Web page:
“I have been one acquainted with the spatula, the slotted, scuffed, Teflon-coated spatula that lifts a solitary hamburger from pan to plate, acquainted with the vibrator known as the Pocket Rocket and the dildo that goes by Tex, and I have gone out, a drunken bitch, in order to ruin what love I was given, and also I have measured out my life in little pills—Zoloft, Restoril, Celexa, Xanax. I have. For I am a poet. And it is my job, my duty to know wherein lies the beauty of this degraded body, or maybe it’s the degradation in the beautiful body, the ugly me groping back to my desk to piss on perfection, to lay my kiss of mortal confusion upon the mouth of infinite wisdom. My kiss says razors and pain, my kiss says America is charged with the madness of God. Sundays, too, the soldiers get up early, and put on their fatigues in the blue black day. Black milk. Black gold. Texas tea. Into the valley of Halliburton rides the infantry— Why does one month have to be the cruelest, can’t they all be equally cruel? I have seen the best gamers of your generation, joysticking their MI tanks through the sewage-filled streets. Whose world this is I think I know.”—Kim Addonizio, The First Line is the Deepest (via thebronzemedal)
It was everything I hoped it would be and more, which is saying a lot because I’ve been looking forward to this movie for about a year now. It’s amazing to see individual frames replicated on the big screen. I already know I want to go and see it again to see all the little things I missed, like the side column stories on newspapers and the background characters (I want to find the crazy feminist chick).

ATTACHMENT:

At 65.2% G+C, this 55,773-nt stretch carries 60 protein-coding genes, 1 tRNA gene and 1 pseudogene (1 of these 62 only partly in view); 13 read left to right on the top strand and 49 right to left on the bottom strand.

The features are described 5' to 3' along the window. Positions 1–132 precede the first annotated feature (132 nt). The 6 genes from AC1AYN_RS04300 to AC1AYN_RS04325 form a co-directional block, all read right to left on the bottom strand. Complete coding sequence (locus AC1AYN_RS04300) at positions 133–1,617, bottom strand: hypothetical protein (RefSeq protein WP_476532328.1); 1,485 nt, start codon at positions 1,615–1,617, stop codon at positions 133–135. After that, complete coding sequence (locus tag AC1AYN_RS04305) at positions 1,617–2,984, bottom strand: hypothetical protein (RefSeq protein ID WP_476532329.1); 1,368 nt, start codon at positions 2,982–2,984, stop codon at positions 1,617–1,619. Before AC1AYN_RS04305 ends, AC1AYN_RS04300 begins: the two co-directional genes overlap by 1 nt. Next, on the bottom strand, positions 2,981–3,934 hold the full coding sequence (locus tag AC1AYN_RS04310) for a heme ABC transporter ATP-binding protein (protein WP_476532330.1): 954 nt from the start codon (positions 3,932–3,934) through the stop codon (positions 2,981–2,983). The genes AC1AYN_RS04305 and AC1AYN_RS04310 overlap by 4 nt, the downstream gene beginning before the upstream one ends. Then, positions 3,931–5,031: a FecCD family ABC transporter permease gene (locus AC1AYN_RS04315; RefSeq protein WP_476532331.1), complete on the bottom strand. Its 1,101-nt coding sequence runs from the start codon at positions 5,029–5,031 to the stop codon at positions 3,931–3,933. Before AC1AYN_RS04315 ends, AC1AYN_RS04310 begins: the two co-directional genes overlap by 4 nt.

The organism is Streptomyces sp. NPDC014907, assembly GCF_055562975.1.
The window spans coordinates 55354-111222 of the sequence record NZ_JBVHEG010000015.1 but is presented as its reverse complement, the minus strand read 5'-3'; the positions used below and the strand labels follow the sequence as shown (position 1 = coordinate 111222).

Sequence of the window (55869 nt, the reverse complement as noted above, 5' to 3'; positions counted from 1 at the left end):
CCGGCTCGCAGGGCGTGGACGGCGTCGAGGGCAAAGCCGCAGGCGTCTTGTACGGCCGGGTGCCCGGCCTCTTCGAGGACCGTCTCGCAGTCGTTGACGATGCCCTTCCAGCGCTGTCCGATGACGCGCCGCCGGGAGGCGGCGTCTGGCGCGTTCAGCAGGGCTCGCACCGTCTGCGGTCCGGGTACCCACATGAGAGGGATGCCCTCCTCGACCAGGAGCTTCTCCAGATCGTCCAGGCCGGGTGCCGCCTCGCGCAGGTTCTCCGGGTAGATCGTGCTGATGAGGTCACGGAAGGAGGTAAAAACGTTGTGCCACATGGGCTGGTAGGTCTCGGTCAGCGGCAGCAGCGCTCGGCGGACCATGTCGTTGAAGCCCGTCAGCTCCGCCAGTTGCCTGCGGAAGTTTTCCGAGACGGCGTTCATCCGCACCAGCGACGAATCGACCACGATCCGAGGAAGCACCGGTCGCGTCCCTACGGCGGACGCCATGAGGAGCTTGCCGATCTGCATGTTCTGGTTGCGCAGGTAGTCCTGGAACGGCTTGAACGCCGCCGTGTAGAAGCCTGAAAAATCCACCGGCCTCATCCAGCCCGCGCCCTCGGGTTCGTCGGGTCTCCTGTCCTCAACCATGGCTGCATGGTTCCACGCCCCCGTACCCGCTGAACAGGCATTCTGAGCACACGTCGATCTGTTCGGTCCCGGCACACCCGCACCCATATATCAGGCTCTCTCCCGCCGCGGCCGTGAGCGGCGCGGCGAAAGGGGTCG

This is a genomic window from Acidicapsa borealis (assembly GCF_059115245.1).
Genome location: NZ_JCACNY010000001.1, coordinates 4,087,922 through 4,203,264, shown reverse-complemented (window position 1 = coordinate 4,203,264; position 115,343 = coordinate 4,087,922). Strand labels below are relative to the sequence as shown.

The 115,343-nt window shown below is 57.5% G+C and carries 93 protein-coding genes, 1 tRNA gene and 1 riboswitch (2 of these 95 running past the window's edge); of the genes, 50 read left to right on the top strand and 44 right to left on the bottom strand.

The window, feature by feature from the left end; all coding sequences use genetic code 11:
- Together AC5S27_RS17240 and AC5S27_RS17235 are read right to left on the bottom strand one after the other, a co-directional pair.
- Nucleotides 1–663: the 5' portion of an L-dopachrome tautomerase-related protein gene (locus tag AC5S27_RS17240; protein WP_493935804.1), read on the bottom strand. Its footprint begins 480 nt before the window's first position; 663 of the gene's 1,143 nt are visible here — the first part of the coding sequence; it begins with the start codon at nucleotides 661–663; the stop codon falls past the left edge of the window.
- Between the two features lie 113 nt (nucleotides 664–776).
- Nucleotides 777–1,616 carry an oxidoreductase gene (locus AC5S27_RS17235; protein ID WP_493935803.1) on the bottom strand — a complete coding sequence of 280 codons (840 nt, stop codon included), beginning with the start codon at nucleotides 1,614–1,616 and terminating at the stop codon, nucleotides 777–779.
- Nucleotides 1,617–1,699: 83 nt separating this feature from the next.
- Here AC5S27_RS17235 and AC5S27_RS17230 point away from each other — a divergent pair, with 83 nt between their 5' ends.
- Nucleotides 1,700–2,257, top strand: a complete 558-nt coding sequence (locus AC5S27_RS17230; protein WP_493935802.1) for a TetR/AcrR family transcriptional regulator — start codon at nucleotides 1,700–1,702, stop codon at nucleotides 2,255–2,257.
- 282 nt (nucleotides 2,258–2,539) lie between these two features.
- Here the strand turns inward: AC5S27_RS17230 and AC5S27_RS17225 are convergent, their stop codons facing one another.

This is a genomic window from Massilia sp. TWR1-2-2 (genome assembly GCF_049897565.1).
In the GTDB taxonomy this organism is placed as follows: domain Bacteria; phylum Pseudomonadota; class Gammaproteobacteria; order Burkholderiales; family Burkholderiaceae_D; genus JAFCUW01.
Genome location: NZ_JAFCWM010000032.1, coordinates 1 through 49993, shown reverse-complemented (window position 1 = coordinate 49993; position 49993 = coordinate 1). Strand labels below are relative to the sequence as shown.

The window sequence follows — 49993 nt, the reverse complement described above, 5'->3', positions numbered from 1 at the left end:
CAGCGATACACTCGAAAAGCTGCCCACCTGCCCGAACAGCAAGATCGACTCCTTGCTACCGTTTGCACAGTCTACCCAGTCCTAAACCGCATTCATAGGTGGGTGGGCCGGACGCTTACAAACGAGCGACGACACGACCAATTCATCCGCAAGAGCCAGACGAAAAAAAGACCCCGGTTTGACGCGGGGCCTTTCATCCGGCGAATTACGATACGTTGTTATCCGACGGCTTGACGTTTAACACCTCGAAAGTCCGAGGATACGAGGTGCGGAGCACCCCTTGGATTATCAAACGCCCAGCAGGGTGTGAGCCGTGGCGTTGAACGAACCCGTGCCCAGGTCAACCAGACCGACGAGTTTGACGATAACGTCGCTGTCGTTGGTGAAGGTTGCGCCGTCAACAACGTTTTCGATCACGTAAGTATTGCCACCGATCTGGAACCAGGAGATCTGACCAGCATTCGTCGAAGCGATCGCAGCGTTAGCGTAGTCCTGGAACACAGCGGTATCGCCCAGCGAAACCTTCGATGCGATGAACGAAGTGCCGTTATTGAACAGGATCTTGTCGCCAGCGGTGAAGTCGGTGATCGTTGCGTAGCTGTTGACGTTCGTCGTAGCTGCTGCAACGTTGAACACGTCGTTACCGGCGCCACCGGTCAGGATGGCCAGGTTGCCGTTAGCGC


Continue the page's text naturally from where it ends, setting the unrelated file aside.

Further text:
Loved the little treats that the filmmakers kept in for the fans (eg: S.Q.U.I.D.; newspaper guy & comic reader boy), loved how the film dealt with back stories (especially everyone’s memories of Comedian, including Sally Jupiter’s encounter). I agree with Jake C, the Hallelujah cover was a bit ridiculous. My dad really wants to watch this movie with me, so I think I’m going to create an edited version for him. :X
I think the whole beginning sequence was my favorite though, the news reels, how well everything was replicated—holy shit the Zapruder film?! And then the first page beautifully, seamlessly produced. Loved it. so much.
I feel like this movie is not getting enough credit for how freaking true to the comic it is (save for the ending, but at least that was a reasonable change that didn’t affect the meaning of the film). It had the characterization down perfect, the facial expressions, the exact poses! The photography of this film just exploderated my mind.
The people who made this film knew their shit, which is what the comic book genre has never really had before now. Bravo for not disappointing even the biggest of comic book nerds.